What are the end times?
In asking this question, you are bringing up a very broad subject of
theology. This area of theology is known as eschatology. Eschatology is
the study of end times–such concepts as the nature of a future Kingdom of
God, of Judgment Day, of heaven and hell.
In the Bible, the end times could be used to refer to a number of possible
periods of time. By the way, the phrase “end times” does not appear in the
NIV translation of the Bible, but the concept of end times certainly does.
You should be aware that the imagery of judgment and end times is a common
motif throughout the Bible–especially in the Old Testament, but that when
God describes judgment and the end, it is not always a reference to the
literal end of the ages (as opposed to Revelation 21, which does describe
the final end, for example). As an example of a judgment day, one finds in
Daniel 11:35 the statement “Some of the wise will stumble, so that they
may be refined, purified and made spotless until the time of the end, for
it will still come at the appointed time.” This prophecy is almost
certainly referring to the time of the persecution of the Jews under
Antiochus Epiphanes in about 167-164 BC, and to God’s judgment on those
Greek persecutors who attacked the faithful Jews, rather than to some sort
of final end of days. For more on this, you may want to read my book on
Daniel titled Daniel, Prophet to the Nations (click here).
A number of Judgment Days are found described throughout the Old
Testament, occasionally referred to as “The Day of the Lord.” (ex: Joel
1:15, Amos 5:18-27, Obadiah 15, Zephaniah 1:14-18, etc.). An example in
the New Testament is in Luke 21:7-24 (and the parallel accounts in Matthew
24 and Daniel 9) which describes the destruction of Jerusalem in AD 70
under Roman general Titus as an end time. In this case, it is describing
judgment on those Jews who rejected the coming of their Messiah.
Another phrase which is used to describe an “end days” is the biblical
description “last days.” The phrase “last days” is found in Isaiah 2:2,
Hebrews 1:2, Joel 2:28-32, Acts 2:17 and other places. In each case
mentioned here, the last days is referring to the last days of the Mosaic
covenant and the time of the coming of the kingdom of God on earth: the
Church of Christ. There is some controversy over whether the term “last
days” mentioned above is only referring to the forty years or so between
the establishment of the church and the destruction of Jerusalem (30-70AD)
or whether it refers to the entire time between the resurrection of Jesus
and his final coming in judgment at the end of time. Either way, the
concept of end times is referring to a time of judgment of God on
unrighteousness and the ushering in of a new dispensation of God’s grace.
This brings us to what you are probably actually asking. I would assume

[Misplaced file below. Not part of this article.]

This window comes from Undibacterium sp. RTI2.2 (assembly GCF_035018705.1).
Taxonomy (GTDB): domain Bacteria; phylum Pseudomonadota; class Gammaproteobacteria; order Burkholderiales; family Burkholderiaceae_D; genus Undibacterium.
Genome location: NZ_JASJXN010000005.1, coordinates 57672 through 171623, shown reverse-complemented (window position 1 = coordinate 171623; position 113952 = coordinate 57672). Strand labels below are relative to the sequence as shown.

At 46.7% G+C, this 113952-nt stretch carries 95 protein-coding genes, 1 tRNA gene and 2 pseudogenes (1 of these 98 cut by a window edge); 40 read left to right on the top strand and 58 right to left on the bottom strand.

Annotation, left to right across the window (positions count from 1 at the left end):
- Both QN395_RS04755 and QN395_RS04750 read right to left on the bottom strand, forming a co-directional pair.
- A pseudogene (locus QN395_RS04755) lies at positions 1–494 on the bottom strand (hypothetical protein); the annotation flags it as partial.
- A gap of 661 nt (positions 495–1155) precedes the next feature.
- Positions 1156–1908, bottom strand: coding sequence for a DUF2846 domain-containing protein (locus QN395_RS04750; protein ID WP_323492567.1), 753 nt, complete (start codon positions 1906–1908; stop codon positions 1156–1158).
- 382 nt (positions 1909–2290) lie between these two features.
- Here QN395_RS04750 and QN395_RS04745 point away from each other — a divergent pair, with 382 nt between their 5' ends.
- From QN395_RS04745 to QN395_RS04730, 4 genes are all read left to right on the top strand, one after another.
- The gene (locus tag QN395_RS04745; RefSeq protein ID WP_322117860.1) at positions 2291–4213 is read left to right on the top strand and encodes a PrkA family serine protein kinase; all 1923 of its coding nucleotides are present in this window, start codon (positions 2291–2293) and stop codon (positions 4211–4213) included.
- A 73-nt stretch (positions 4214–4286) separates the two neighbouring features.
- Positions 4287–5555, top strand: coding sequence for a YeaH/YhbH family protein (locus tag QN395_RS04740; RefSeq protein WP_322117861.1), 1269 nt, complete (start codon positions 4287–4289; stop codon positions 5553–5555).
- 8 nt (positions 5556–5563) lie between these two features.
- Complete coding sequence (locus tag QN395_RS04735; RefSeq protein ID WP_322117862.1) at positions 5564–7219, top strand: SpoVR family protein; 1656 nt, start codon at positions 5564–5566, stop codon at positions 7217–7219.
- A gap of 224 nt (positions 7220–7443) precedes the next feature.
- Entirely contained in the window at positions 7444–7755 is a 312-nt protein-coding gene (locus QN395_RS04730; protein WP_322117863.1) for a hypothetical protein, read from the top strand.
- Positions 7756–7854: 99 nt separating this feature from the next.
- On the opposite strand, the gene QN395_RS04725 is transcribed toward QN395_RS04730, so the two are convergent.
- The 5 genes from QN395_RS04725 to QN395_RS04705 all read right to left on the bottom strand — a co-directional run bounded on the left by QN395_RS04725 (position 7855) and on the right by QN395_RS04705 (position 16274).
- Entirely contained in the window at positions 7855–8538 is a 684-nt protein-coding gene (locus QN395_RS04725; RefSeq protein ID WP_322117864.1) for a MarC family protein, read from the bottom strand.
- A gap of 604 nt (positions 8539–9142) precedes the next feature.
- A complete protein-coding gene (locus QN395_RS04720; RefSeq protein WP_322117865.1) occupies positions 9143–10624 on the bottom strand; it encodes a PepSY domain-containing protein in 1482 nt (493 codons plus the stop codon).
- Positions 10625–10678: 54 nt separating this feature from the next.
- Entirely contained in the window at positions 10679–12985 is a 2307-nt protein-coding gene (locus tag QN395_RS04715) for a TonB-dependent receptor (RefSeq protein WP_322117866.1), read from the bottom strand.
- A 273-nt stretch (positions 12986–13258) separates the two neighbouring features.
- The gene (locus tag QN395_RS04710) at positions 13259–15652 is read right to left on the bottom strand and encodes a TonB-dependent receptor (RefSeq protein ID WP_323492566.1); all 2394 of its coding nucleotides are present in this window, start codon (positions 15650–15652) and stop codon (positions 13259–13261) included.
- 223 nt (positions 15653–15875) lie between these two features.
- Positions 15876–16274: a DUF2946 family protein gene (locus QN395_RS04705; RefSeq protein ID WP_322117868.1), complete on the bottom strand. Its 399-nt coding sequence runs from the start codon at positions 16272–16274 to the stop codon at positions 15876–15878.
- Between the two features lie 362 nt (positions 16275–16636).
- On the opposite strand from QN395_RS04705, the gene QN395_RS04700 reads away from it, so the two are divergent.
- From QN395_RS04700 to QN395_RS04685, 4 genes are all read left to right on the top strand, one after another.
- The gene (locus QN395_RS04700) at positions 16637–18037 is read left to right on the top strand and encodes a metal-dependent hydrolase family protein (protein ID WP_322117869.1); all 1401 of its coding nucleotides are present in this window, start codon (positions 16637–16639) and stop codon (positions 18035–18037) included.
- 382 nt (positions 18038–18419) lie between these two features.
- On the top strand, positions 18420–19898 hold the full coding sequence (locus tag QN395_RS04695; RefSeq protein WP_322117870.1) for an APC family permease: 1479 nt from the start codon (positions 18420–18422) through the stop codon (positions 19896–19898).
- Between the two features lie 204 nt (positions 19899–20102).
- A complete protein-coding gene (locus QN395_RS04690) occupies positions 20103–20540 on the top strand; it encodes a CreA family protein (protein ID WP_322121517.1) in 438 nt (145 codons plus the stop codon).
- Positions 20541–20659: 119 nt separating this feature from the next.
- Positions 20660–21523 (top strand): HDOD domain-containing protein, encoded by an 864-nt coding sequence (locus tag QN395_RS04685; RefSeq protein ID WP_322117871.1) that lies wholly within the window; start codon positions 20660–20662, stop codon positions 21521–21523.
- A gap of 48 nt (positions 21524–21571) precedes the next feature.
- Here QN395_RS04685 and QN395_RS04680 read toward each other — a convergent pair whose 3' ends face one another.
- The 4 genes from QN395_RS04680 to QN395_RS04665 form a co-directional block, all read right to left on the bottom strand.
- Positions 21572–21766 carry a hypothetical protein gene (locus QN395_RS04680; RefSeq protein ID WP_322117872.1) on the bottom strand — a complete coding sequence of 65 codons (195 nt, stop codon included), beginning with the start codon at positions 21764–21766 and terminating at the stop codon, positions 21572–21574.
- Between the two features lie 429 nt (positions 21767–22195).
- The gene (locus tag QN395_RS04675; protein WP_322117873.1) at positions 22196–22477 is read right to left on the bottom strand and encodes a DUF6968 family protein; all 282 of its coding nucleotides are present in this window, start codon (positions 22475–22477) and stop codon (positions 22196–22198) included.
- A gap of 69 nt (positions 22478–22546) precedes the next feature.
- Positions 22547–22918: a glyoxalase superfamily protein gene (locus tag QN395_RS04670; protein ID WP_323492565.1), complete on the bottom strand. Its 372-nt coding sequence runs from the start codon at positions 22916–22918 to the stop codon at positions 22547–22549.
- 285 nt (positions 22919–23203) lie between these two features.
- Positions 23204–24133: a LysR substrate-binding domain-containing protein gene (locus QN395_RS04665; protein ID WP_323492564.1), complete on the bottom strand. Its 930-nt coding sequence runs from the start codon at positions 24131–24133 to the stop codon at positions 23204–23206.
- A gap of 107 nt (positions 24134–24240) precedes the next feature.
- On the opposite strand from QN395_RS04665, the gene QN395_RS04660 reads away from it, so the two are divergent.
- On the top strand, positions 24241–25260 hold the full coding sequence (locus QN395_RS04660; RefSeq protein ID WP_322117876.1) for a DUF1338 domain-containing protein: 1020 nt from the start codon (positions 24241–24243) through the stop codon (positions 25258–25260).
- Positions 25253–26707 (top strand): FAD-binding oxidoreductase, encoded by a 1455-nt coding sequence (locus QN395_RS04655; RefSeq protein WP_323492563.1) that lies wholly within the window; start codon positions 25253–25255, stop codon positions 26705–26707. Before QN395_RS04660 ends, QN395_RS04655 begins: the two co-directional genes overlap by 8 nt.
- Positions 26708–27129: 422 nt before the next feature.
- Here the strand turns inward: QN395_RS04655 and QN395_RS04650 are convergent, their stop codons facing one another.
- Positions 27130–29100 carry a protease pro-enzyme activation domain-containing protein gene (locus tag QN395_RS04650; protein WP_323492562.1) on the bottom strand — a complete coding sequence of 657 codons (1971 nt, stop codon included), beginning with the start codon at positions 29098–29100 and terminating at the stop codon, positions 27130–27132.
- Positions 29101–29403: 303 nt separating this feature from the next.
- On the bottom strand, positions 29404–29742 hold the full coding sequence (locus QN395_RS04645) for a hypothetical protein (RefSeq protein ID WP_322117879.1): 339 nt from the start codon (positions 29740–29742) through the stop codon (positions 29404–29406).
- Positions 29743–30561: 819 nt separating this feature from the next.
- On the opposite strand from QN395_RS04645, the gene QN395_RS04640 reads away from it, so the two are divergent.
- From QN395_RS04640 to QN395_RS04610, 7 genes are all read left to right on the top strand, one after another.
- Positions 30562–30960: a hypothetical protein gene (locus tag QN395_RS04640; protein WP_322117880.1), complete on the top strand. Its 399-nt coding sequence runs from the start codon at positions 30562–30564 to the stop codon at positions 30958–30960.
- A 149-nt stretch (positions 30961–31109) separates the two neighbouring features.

that when you ask about the end times, you are really asking about the
final end–Judgment Day. Of course the phrase end times could be used for
the coming of the new heaven and the new earth, as described in Revelation
21. Other descriptions of the final end are found in Daniel 12 (although
some of this chapter may also refer to the judgment on the Greek
persecutor Antiochus Epiphanes) and Matthew 24:30-51 and so forth. A
misuse of some of these end times prophecies, especially in Daniel and
Revelation has lead to the erroneous idea that Jesus will come back to
rule a physical kingdom here on earth, ruling from the city of Jerusalem.
This is not a correct biblical teaching.
So what you asked as a fairly simple question turns out to be a rather
complicated story. The Bible uses imagery of an end times in many places,
referring to a number of different events. The time of the destruction of
Jerusalem in 586 BC, the time of the persecution of the Jews in 167-164 BC
and God’s judgment on the Greek persecutors, the time of the coming of the
Kingdom of God and of the destruction of Jerusalem in AD 70 all are
referred to in the Bible as basically end times. In general, when God
comes in judgment on some sort of great unrighteousness and brings in a
new time of his grace and peace, the Bible uses end time imagery to
prophetically describe the event. Of course, God uses the end time imagery
to describe the final end of days for this earth in Revelation and
elsewhere as well. The general message of all these passages is that the
man of God must remain prepared at any time for the coming of God in
judgment. God is telling us to be faithful to him at all times so that we
can escape the judgment of God and enter into his final kingdom of
righteousness. My favorite passage on this subject is found in Daniel
12:13; “As for you, go your way till the end. You will rest, and then at
the end of the days you will rise to receive your allotted inheritance.”
We would do well to follow this advice.
John Oakes, PhD